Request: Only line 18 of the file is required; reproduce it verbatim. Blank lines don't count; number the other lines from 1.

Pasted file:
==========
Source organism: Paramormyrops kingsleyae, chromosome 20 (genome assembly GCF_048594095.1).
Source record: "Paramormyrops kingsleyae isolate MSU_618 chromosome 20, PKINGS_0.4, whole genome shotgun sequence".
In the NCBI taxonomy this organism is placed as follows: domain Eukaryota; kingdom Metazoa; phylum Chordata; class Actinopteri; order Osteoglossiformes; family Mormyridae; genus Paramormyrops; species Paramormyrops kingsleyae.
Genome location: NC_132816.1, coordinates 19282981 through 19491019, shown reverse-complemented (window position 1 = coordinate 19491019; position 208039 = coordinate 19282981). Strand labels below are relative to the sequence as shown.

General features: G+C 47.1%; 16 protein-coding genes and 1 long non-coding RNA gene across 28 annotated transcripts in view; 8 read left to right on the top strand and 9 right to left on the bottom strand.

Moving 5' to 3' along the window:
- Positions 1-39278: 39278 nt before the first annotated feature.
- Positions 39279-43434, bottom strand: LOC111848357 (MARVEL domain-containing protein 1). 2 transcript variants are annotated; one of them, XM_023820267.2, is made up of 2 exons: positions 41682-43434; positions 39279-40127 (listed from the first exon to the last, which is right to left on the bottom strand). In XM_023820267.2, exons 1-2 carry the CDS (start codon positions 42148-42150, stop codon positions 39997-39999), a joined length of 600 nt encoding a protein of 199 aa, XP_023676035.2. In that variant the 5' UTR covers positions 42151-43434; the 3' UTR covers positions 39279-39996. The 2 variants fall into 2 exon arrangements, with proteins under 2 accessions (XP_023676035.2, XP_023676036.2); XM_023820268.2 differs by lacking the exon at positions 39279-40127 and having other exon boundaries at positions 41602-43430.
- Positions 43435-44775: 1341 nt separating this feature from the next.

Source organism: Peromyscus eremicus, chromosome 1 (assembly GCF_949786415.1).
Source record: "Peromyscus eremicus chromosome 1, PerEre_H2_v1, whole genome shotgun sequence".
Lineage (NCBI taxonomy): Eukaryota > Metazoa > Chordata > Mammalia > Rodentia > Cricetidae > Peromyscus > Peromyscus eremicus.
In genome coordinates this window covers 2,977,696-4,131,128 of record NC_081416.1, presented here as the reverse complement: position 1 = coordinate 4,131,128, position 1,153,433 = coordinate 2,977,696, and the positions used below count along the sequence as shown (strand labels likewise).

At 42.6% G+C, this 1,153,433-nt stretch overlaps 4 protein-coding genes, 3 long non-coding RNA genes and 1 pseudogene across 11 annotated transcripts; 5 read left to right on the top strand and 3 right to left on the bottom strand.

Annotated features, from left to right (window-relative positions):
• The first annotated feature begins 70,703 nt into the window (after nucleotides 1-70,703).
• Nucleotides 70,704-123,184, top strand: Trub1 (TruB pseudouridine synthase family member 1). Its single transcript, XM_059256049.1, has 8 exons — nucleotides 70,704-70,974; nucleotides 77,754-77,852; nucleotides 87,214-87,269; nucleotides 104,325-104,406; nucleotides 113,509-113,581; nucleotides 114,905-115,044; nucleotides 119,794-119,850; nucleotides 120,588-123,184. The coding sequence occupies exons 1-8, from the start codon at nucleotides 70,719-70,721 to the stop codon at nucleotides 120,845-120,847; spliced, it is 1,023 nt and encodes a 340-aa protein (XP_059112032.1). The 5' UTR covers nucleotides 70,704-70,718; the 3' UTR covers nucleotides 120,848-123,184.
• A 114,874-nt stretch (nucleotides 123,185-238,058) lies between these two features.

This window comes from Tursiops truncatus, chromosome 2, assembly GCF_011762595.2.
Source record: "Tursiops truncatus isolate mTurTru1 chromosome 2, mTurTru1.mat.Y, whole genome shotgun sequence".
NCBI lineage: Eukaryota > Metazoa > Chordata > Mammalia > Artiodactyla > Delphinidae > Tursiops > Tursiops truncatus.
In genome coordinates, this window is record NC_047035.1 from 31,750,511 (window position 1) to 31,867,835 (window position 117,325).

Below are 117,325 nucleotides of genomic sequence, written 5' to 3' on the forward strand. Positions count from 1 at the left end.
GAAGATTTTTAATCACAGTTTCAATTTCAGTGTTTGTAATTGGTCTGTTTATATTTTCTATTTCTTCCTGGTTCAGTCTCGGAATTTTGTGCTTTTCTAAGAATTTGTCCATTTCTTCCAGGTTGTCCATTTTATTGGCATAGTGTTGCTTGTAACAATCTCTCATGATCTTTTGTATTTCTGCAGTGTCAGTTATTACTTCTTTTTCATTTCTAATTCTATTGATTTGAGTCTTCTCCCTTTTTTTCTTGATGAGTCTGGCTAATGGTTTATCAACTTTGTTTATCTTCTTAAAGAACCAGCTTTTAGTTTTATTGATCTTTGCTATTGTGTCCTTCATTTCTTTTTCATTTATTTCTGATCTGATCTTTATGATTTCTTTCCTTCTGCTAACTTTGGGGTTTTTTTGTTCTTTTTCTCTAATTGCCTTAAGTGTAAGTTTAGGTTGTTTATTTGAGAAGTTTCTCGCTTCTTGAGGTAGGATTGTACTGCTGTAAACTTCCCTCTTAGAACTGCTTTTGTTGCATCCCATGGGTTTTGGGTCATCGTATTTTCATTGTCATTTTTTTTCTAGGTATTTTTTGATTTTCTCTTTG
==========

• A 114,874-nt stretch (nucleotides 123,185-238,058) lies between these two features.